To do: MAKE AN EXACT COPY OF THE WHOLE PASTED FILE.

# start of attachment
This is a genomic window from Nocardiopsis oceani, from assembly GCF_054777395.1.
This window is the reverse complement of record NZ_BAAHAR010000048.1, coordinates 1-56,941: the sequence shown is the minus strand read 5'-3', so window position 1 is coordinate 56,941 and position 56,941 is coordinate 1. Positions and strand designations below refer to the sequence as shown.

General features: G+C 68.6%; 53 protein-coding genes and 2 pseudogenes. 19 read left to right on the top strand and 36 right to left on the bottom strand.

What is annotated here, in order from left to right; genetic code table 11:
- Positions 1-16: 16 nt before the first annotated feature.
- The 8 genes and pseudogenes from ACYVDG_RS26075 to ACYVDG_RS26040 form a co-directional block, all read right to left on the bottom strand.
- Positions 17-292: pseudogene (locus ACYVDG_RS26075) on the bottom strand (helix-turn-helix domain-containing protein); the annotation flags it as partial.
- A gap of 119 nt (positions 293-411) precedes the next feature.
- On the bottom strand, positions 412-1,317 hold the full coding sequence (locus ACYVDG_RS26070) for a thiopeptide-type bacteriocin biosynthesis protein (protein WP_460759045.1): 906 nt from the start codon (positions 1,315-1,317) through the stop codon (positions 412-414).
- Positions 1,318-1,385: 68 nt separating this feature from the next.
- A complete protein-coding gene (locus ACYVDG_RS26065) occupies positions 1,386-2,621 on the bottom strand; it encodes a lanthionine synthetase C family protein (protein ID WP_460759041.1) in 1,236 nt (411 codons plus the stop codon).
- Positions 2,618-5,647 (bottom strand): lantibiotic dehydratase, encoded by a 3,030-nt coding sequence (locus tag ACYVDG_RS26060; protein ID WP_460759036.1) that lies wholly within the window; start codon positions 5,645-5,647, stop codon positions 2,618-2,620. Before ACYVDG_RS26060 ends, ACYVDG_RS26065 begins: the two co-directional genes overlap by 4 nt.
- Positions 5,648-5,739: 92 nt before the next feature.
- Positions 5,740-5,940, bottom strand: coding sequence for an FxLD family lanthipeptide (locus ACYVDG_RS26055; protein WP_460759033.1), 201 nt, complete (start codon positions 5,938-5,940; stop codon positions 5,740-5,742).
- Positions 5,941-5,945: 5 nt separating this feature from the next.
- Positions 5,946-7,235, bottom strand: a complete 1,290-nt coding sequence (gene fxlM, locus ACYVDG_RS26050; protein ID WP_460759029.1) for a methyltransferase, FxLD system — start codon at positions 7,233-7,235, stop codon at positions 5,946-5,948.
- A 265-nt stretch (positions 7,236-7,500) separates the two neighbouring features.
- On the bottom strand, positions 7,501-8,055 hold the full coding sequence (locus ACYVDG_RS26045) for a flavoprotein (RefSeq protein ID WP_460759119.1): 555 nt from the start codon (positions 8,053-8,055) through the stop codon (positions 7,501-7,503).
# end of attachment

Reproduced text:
This is a genomic window from Nocardiopsis oceani, from assembly GCF_054777395.1.
This window is the reverse complement of record NZ_BAAHAR010000048.1, coordinates 1-56,941: the sequence shown is the minus strand read 5'-3', so window position 1 is coordinate 56,941 and position 56,941 is coordinate 1. Positions and strand designations below refer to the sequence as shown.

General features: G+C 68.6%; 53 protein-coding genes and 2 pseudogenes. 19 read left to right on the top strand and 36 right to left on the bottom strand.

What is annotated here, in order from left to right; genetic code table 11:
- Positions 1-16: 16 nt before the first annotated feature.
- The 8 genes and pseudogenes from ACYVDG_RS26075 to ACYVDG_RS26040 form a co-directional block, all read right to left on the bottom strand.
- Positions 17-292: pseudogene (locus ACYVDG_RS26075) on the bottom strand (helix-turn-helix domain-containing protein); the annotation flags it as partial.
- A gap of 119 nt (positions 293-411) precedes the next feature.
- On the bottom strand, positions 412-1,317 hold the full coding sequence (locus ACYVDG_RS26070) for a thiopeptide-type bacteriocin biosynthesis protein (protein WP_460759045.1): 906 nt from the start codon (positions 1,315-1,317) through the stop codon (positions 412-414).
- Positions 1,318-1,385: 68 nt separating this feature from the next.
- A complete protein-coding gene (locus ACYVDG_RS26065) occupies positions 1,386-2,621 on the bottom strand; it encodes a lanthionine synthetase C family protein (protein ID WP_460759041.1) in 1,236 nt (411 codons plus the stop codon).
- Positions 2,618-5,647 (bottom strand): lantibiotic dehydratase, encoded by a 3,030-nt coding sequence (locus tag ACYVDG_RS26060; protein ID WP_460759036.1) that lies wholly within the window; start codon positions 5,645-5,647, stop codon positions 2,618-2,620. Before ACYVDG_RS26060 ends, ACYVDG_RS26065 begins: the two co-directional genes overlap by 4 nt.
- Positions 5,648-5,739: 92 nt before the next feature.
- Positions 5,740-5,940, bottom strand: coding sequence for an FxLD family lanthipeptide (locus ACYVDG_RS26055; protein WP_460759033.1), 201 nt, complete (start codon positions 5,938-5,940; stop codon positions 5,740-5,742).
- Positions 5,941-5,945: 5 nt separating this feature from the next.
- Positions 5,946-7,235, bottom strand: a complete 1,290-nt coding sequence (gene fxlM, locus ACYVDG_RS26050; protein ID WP_460759029.1) for a methyltransferase, FxLD system — start codon at positions 7,233-7,235, stop codon at positions 5,946-5,948.
- A 265-nt stretch (positions 7,236-7,500) separates the two neighbouring features.
- On the bottom strand, positions 7,501-8,055 hold the full coding sequence (locus ACYVDG_RS26045) for a flavoprotein (RefSeq protein ID WP_460759119.1): 555 nt from the start codon (positions 8,053-8,055) through the stop codon (positions 7,501-7,503).